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Thread: Stock spring rates for the Mirage?

  1. #1
    Administrator Daox's Avatar
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    Stock spring rates for the Mirage?

    Does anyone have any info on what the stock spring rates are?

    I have zero information for the fronts.

    The rears are claimed to be:
    Early 2014: 118 lb / 2.1kg ???
    Mid 2014 - 2015: 168lb / 3.0kg
    2017: ???


    Quote Originally Posted by cyclopathic View Post
    I think the 2014 had 118lbs/in (unconfirmed) and they bumped it to 130 for 2015 (per Little Stan measurements)
    Quote Originally Posted by cyclopathic View Post
    OEM springs are straight rate you can measure it by looking at preload. Uncompressed springs are 12" and compressed 9", 390/3 = ~130lbs.



    Custom Mirage products: Cruise control kit, Glove box light, MAF sensor housing
    Current project: Developing a rear sway bar alternative

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        click to view fuel log View my fuel log 2015 Mirage DE 1.2 manual: 41.7 mpg (US) ... 17.7 km/L ... 5.6 L/100 km ... 50.0 mpg (Imp)


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    Administrator Daox's Avatar
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    Alright, found some more info. However, its only about the rear springs off a 2015.

    Quote Originally Posted by Littlestan View Post
    Attachment 5768

    Attachment 5769

    Attachment 5770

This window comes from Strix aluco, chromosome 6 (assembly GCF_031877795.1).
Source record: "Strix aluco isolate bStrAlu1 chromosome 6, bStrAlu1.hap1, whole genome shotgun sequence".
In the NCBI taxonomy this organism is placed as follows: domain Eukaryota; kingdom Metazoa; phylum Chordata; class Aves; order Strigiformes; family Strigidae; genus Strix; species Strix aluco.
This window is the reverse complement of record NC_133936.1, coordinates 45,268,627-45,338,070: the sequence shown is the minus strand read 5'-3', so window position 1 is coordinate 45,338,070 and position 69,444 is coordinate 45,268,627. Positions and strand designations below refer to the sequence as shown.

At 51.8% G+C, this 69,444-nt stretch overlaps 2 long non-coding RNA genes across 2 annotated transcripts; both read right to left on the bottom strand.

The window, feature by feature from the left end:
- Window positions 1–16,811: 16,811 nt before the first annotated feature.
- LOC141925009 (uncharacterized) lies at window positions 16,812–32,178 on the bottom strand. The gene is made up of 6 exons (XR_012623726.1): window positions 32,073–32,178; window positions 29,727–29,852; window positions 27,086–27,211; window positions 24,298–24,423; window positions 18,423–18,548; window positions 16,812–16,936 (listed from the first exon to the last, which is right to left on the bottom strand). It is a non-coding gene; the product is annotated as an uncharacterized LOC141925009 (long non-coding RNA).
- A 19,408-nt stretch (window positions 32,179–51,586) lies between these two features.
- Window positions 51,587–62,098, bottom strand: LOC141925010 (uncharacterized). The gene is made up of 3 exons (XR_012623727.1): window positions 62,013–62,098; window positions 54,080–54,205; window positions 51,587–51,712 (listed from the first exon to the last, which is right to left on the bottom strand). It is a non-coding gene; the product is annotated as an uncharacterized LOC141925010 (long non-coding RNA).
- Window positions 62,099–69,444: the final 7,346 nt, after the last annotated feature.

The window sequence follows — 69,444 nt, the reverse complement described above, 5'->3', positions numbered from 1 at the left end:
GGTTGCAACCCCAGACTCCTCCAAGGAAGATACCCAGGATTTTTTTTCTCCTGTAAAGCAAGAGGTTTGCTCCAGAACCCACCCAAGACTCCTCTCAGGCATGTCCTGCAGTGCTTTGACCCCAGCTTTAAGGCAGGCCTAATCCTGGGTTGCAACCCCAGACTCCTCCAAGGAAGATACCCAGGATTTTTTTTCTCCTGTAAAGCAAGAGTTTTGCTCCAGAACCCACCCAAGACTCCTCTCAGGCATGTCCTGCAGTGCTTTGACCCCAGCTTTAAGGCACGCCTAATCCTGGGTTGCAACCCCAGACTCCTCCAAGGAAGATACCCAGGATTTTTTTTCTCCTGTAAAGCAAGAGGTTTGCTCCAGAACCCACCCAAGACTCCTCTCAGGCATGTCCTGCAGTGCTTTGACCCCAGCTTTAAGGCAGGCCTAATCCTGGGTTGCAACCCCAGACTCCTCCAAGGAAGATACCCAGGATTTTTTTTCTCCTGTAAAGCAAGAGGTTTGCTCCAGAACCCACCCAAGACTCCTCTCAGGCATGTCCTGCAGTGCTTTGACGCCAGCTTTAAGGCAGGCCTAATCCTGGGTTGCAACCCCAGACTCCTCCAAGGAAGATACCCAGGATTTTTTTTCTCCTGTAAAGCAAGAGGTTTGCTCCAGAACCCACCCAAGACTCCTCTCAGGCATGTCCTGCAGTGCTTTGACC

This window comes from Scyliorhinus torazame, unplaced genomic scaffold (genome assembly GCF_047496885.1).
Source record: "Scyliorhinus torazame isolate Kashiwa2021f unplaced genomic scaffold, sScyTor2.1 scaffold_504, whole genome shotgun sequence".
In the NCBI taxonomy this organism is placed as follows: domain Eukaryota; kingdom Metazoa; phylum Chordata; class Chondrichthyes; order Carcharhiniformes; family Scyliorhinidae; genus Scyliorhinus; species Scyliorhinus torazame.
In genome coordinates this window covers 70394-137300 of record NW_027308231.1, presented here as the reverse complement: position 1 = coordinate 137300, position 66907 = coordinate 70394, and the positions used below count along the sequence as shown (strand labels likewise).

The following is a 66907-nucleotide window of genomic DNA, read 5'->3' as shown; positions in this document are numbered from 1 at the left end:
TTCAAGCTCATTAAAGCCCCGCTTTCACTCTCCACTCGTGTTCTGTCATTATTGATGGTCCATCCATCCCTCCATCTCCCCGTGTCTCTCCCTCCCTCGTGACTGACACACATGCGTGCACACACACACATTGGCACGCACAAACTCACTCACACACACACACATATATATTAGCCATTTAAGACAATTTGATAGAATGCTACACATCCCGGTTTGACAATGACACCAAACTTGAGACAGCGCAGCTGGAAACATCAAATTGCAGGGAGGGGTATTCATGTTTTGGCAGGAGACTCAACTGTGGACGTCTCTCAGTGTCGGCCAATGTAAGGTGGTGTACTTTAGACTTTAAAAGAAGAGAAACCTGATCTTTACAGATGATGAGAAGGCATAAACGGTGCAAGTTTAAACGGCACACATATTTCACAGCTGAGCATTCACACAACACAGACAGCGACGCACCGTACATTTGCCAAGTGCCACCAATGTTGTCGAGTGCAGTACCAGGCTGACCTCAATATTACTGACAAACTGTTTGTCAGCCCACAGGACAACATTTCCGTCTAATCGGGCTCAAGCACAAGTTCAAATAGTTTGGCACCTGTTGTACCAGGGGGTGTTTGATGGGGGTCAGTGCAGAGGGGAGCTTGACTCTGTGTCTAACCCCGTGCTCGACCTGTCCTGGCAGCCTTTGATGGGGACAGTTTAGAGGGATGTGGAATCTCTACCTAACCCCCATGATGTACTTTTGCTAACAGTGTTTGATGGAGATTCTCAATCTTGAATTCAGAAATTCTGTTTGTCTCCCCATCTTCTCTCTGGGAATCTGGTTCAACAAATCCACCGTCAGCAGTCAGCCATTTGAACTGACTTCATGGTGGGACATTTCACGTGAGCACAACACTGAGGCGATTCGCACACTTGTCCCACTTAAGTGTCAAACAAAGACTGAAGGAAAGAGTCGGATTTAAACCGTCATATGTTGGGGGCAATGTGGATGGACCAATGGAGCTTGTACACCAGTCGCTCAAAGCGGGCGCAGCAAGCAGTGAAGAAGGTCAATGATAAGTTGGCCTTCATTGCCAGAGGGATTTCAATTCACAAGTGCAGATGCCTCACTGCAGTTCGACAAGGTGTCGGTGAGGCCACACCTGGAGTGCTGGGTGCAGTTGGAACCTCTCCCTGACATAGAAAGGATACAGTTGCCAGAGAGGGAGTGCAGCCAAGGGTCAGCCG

Attachment 5771

    Alright! I was reminded that we had a mechanical scale stashed away in the basement that is
    accurate to within a half pound, and it worked wonderfully for this purpose.

    Using a motorcycle tie down and a couple chunks of plywood to stabilize, I was able to compress
    the Amazon (AD) rear spring at 1", 2" and 3" compressions. The rear OEM springs I was only able
    to compress 1" safely for reasons which will soon be clear. The first pic is at 2" compression,
    second pic is at 3" compression, third pic is the stock spring at 1" compression and the final pic is
    the test bed.

    Here's the test bed details...

    First, I measured the spring and the wood chunks for the weight to subtract from the measured
    compressed weight. For every stage of compression, I used a level (not pictured) to re-orient the
    top piece of wood so that a consistent measure could be taken from the aluminum ruler you can
    see standing upright at the back of the scale. It's not perfect, but it's pretty damn close.

    Here's the results:

    Amazon (AD) rear spring (-5lbs for weight of spring and wood)

    1" - 50lbs
    2" - 99lbs
    3" - 159lbs

    Stock OEM spring (-6lbs for weight of spring and wood)

    1" - 163lbs

    I think it should be pretty clear the rear springs are garbage at this point. I'm just uploading a
    short video to Youtube showing me hand compressing both springs that I'll post once it's done. The difference is huge and frankly, I'm not sure how these ever got OK'd to be produced. They should
    have stuck with a linear design.
    Custom Mirage products: Cruise control kit, Glove box light, MAF sensor housing
    Current project: Developing a rear sway bar alternative

        __________________________________________

        click to view fuel log View my fuel log 2015 Mirage DE 1.2 manual: 41.7 mpg (US) ... 17.7 km/L ... 5.6 L/100 km ... 50.0 mpg (Imp)